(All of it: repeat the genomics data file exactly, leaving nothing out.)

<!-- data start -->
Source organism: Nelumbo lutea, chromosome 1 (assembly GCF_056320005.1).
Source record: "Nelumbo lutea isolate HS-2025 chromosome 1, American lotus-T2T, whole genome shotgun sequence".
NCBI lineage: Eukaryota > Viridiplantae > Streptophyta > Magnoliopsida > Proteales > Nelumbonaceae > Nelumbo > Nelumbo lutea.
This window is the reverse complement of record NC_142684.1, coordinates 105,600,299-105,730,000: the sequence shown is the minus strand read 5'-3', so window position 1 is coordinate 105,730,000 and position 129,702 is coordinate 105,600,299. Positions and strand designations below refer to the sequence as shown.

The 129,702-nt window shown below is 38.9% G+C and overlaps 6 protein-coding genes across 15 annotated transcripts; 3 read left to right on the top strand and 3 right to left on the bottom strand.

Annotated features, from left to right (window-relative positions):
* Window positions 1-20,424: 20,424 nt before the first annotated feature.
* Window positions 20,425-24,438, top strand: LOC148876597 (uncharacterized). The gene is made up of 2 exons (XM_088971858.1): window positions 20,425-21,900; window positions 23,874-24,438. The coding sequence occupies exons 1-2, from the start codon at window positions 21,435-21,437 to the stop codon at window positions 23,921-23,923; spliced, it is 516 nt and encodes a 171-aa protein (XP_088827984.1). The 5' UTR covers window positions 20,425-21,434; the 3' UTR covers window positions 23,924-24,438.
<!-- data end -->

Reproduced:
Source organism: Nelumbo lutea, chromosome 1 (assembly GCF_056320005.1).
Source record: "Nelumbo lutea isolate HS-2025 chromosome 1, American lotus-T2T, whole genome shotgun sequence".
NCBI lineage: Eukaryota > Viridiplantae > Streptophyta > Magnoliopsida > Proteales > Nelumbonaceae > Nelumbo > Nelumbo lutea.
This window is the reverse complement of record NC_142684.1, coordinates 105,600,299-105,730,000: the sequence shown is the minus strand read 5'-3', so window position 1 is coordinate 105,730,000 and position 129,702 is coordinate 105,600,299. Positions and strand designations below refer to the sequence as shown.

The 129,702-nt window shown below is 38.9% G+C and overlaps 6 protein-coding genes across 15 annotated transcripts; 3 read left to right on the top strand and 3 right to left on the bottom strand.

Annotated features, from left to right (window-relative positions):
* Window positions 1-20,424: 20,424 nt before the first annotated feature.
* Window positions 20,425-24,438, top strand: LOC148876597 (uncharacterized). The gene is made up of 2 exons (XM_088971858.1): window positions 20,425-21,900; window positions 23,874-24,438. The coding sequence occupies exons 1-2, from the start codon at window positions 21,435-21,437 to the stop codon at window positions 23,921-23,923; spliced, it is 516 nt and encodes a 171-aa protein (XP_088827984.1). The 5' UTR covers window positions 20,425-21,434; the 3' UTR covers window positions 23,924-24,438.